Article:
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HUNTING

A Fargo, North Dakota, company, exhibiting recently at the Northern Ag Expo trade show in Fargo, has created a QR Code solution, selling landowners signs that hunters can use to determine if land is open for hunting and allows landowners to schedule use without phone calls.
The electronic posting option was made available by a North Dakota law that was signed by North Dakota Gov. Doug Burgum on April 28, 2021, and went into effect on Aug. 1, 2021.
"Landowners aren't trying to stop hunting. Most of us have a healthy appreciation for the population control hunters provide. We simply want to know who is on our land, just as anyone in town would want to know if someone was in their yard or garage and what they're doing there."
Bryan and Bryce Sombke, who promote a 500-acre natural bird hunting and gun dog enterprise near Conde, South Dakota, and help on the family’s 2,000-acre farm, were among those hit in an unusual Aug. 28, 2021, hail storm. The storm brought high winds and softball-sized hail, and killed deer and decimated the bird population, as well as flattening 7- to 8-foot-tall corn and Conservation Reserve Program lands.

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Do not let a hunting lifestyle and tradition die with your generation. Continue hunting traditions with the next generation and lead by example.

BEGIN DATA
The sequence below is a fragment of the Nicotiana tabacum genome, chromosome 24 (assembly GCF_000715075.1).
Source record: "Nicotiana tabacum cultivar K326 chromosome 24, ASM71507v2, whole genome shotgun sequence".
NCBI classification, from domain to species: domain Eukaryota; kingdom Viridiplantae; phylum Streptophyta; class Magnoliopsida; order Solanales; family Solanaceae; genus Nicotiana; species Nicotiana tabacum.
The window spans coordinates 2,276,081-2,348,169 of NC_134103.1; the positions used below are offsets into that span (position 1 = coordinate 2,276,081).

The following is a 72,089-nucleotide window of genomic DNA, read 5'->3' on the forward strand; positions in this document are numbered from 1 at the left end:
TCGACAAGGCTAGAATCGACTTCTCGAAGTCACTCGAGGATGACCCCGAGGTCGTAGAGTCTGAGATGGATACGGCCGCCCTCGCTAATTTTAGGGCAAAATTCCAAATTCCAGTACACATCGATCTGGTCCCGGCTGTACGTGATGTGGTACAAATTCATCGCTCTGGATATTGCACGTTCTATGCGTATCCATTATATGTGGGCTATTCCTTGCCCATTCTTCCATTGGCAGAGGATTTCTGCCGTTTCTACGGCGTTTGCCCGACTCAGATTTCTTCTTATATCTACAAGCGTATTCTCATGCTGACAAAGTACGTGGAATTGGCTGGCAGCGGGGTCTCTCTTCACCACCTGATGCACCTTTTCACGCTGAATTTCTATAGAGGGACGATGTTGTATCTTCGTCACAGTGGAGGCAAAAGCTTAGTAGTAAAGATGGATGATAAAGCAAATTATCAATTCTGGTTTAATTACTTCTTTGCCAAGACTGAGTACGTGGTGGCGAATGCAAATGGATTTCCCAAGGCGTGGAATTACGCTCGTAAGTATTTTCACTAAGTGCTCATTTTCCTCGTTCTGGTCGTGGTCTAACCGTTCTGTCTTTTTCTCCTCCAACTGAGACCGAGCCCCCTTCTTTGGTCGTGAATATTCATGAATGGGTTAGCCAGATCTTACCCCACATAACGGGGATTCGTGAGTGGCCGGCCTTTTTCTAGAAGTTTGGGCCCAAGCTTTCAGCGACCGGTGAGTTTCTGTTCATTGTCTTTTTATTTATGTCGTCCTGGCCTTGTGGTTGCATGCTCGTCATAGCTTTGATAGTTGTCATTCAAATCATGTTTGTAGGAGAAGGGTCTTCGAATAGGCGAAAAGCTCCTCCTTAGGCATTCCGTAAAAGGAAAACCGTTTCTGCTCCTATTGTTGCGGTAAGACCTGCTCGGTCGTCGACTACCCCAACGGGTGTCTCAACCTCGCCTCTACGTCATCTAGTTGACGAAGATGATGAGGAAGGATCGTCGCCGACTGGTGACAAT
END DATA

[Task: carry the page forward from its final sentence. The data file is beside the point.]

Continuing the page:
North Dakota's trespassing laws and private property rights have been hot-button issues in the past, but an interim committee's work got high marks in the first committee hearing on the issue during the 2021 legislative session.
Federal wolf protections officially ended Monday.
While many states like neighboring Minnesota and South Dakota assume private land is off-limits, North Dakota has a long tradition of open access. It's been a contentious point for farmers and ranchers for at least the last three decades as more waterfowl, pheasant and deer hunters have descended on rural North Dakota each fall
Anyone who owns at least 640 continuous acres in West River South Dakota would be eligible for a deer or antelope license that could be used to tag an animal on their land.
"It's pretty bad when you don't know the difference between a buffalo and a deer," woman says.

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BISMARCK, N.D. -- The North Dakota House voted down a bill that would have made changes to the state's private property posting laws, making Senate Bill 2315 the latest bill addressing the state's unique trespassing laws to fail.
The North Dakota Legislature continues to work on a bill that could, potentially, strengthen private property rights in the state. But to be perfectly honest, we're pretty pessimistic about the possibilities of lawmakers finding a solution that p...
BISMARCK, N.D. -- A bill to change North Dakota's trespassing and posting laws remained alive after a vote in the state House, though many changes sought by the House Agriculture Committee were defeated.

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